Health

Home Care Explained – Everything You Need to Know About Home Care

Homecare – Who needs it?

Everyone needs care at some point in their lives; from little babies to centenarians and everyone in between. Most of the time when we need care, our families and friends provide it. However some people require more care than family and friends are able to provide. Often in these instances the person requiring the care (care recipient) may be a new mother, have a disability, be frail aged, have a severe illness or a mental health issue. Depending on the needs of the person, particular home care supports will be put in place to assist them to live or manage at home. Many people who receive home care would need to live in a nursing home, hospital or institution if that support was not available. Other terms such as ‘home health care’ and ‘domiciliary care’ are often used interchangeably with home care – but can refer also to care provided by a health professional.

Homecare – What is it?

There is a wide range of services and supports that fall under the banner of home care. In short, the type of care provided is what the person is unable to do for themselves. Listed below are some of the main ones with a brief description:

Personal Care – Refers to all care that addresses the personal hygiene of the care recipient. Personal care support can include; assistance to shower or bath, to dress, to use the toilet, to change continence aids, to shave, apply lotions and cosmetics, brush hair and brush teeth.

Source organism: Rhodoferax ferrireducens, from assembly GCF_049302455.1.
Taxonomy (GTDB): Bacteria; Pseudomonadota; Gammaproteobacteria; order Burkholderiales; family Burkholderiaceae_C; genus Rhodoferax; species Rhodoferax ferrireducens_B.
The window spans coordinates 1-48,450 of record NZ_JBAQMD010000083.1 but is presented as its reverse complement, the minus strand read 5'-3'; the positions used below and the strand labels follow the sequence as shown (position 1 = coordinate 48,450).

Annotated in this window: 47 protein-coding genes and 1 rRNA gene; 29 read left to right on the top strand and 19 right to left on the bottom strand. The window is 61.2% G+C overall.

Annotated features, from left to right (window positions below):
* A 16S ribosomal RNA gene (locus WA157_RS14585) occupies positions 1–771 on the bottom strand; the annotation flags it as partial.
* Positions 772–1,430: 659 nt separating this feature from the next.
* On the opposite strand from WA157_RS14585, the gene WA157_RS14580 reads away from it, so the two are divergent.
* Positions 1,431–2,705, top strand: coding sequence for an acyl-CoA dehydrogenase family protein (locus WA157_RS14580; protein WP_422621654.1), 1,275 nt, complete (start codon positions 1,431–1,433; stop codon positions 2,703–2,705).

Domestic Assistance – refers to all housekeeping and cleaning tasks. Services can include; cleaning the house, doing the dishes and laundry.
Transportation– This can be driving the person to appointments and can also include accompanying them if required.
Shopping– This can involve driving the person to the store and assisting them to do their own shopping, or the home care worker can do the shopping with a list.
Respite– This type of support involves remaining with the care recipient while the usual carer has a break.
Nursing Care– refers to the home care that needs to be provided by a registered nurse. Can include: medication monitoring, wound dressing, injections and nursing assessments.
Case management – Case management involves a comprehensive assessment and the development of a care plan in conjunction with a case manager. Case management can be short or long term depending on the needs and requirements of the care recipient.
Social Support – refers to services that focus of the social needs of the client. This type of service can include companionship, visiting and community access.

Homecare – Who pays?

Depending on the country you live in there may be government funded programs that assist in paying home care costs. Some health insurance can cover some of these costs – check with your insurer for more information.

There is also a wide variety of home care agencies that can provide you with a home care worker for a fee.

Homecare – Who provides it?

In most instances friends and family of the care recipient are able to provide them with home care. However in those cases where family and friends cannot do so, or where the care recipient prefers; a professional care giver will provide the care. Professional care givers can also be referred to as: support workers, carers, community workers, personal care aides and assistants and nursing assistants. The terminology will vary between countries. The level of skill and qualifications required for professional care work will also vary depending on country. It’s best to check with your care provider to find out the minimum requirements in your area.

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